A natural dye experiment . . . part 1

jenjoycedesign© madrone bark 2
The madrone trees are shedding again. It seems they do twice a year if my memory is correct, they burst out of their thin skin and deep russet peels land everywhere. Some are quite large scrolls!  I’ve been wanting to do this experiment for years upon years now, so finally I took a brief tour around the house with my stainless steel stock pot, collecting some, not sure how much.  I just filled the pot with cold water, and will just let the pot sit without lid out in the scorching hot sun of the deck, while I think about it and research how to properly dye with tree bark. Even only improperly , in case I am lacking anything for the dye bath. One thing for sure, it is not something I have to rush into in the next hour.  This is the post before I’ve dyed anything. I’m welcoming all kinds of advice from anybody who’s done natural dye from bark.  I don’t have any mordants, however I do have plenty of undyed yarn ready to dip!

jenjoycedesign© madrone bark 3

I made a post a while back on the madrone as a colorway in Tweed Chronicles, and featured it in a post many years back too, which both do go into a little more depth about this beautiful tree. The wildire had killed off so many that surrounded our house, but the trees have a hopeful future as many of the new shoots that grew out from the base of the burned trees are now up to nearly 15 feet high, and in last post July Days, you can see them again through the window, and making their way back to trees again on the side of the deck.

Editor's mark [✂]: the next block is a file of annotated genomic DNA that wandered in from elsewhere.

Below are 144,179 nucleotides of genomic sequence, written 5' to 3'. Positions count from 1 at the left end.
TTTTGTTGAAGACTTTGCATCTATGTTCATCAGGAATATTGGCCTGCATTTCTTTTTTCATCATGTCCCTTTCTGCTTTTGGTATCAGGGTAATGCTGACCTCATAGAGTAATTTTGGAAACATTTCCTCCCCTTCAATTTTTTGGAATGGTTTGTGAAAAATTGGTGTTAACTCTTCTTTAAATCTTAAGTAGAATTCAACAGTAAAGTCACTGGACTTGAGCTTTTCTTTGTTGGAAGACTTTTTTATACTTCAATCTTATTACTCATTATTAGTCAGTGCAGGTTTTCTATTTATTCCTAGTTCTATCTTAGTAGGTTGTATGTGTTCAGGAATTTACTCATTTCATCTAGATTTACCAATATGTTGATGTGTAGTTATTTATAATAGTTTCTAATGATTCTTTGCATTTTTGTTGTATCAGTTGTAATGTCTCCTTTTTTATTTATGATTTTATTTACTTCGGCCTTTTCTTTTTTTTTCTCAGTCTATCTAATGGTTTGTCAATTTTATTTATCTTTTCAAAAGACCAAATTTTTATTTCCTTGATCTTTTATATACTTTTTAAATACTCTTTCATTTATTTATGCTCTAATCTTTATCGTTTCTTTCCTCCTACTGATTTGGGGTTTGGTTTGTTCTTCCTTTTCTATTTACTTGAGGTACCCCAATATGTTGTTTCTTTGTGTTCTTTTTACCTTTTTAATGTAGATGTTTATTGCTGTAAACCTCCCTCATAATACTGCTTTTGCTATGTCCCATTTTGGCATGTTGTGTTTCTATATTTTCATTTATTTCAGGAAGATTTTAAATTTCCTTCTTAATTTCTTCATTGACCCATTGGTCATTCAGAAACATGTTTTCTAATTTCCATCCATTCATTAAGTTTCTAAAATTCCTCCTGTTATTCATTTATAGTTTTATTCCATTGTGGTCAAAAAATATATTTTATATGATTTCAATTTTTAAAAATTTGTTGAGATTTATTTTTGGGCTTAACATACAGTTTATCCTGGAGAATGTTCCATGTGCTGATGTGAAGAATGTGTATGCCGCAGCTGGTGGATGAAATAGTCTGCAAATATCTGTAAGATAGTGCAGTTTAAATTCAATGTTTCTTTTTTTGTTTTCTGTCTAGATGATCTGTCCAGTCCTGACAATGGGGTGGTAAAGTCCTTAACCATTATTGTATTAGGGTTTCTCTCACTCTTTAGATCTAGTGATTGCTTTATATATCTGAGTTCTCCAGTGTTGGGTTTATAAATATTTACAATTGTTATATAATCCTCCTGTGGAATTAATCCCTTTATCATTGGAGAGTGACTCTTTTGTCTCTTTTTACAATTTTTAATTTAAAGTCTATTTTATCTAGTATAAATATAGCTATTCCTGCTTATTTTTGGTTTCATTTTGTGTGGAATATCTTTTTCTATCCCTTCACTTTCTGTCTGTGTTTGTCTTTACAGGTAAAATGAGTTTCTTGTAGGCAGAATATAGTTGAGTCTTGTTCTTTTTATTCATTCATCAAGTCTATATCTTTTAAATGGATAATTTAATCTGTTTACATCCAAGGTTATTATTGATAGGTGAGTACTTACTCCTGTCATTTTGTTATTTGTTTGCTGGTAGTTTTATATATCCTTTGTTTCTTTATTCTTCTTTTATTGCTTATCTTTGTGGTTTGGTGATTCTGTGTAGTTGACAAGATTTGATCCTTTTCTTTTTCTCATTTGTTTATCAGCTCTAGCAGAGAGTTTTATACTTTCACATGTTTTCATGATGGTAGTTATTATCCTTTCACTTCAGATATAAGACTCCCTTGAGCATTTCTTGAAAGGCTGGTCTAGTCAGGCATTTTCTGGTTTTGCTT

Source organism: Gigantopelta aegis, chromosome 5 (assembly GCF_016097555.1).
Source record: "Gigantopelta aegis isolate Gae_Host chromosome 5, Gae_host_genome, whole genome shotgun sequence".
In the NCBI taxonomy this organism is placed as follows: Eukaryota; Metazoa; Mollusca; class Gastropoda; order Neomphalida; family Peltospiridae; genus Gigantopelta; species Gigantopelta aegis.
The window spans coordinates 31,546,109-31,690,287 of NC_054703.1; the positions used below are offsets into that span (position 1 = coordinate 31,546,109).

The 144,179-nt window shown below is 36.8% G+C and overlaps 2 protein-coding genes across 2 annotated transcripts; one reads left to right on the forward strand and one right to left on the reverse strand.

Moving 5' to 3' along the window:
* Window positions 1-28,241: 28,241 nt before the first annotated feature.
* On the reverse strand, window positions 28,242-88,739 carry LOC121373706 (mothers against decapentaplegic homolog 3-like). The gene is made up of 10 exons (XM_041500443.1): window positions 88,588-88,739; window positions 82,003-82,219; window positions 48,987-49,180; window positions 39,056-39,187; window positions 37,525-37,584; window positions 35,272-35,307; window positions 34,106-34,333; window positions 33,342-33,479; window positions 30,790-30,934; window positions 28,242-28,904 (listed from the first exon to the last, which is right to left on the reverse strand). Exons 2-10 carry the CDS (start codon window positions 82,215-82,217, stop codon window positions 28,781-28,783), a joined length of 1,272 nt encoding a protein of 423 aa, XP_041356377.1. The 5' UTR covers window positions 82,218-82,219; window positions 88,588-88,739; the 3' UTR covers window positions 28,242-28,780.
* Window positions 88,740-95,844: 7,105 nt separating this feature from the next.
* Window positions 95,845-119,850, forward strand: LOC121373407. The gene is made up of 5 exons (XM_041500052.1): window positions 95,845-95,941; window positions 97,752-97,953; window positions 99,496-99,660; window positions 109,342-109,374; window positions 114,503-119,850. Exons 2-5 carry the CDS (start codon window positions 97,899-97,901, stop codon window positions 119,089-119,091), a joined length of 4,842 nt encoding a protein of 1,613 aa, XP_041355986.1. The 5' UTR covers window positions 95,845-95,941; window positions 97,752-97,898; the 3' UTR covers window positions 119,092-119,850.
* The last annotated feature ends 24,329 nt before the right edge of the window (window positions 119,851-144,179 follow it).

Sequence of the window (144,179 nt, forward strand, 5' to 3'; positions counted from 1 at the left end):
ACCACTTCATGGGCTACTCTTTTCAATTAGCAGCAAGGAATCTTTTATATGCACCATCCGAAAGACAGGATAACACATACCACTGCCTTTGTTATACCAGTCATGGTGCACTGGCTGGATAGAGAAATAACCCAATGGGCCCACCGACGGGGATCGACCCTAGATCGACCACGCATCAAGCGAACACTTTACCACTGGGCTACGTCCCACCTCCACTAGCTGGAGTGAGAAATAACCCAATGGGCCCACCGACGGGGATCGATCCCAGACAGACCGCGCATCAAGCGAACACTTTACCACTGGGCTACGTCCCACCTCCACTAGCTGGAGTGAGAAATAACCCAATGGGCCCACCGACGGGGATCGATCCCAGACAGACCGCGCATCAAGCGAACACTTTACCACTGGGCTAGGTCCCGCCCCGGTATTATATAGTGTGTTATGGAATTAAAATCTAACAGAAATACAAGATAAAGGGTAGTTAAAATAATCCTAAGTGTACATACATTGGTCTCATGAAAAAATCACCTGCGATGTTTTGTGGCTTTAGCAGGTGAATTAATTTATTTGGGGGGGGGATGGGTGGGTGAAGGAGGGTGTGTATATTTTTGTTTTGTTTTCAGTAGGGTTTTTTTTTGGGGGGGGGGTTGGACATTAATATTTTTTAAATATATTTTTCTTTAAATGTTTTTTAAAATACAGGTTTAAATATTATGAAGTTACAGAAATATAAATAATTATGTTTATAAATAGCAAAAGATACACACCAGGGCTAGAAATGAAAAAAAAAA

jenjoycedesign© madrone bark
Anyway, I should like to see a Part Two to this series, a future “after dying” post, but as things are now, this is undetermined. I am dreaming of a signature colorway from my own madrone woods, but not having too much expectation, I just hope this second attempt at dying with madrone bark works at all!

Edit in: Please see my post  Tweed Chronicles: Madrone

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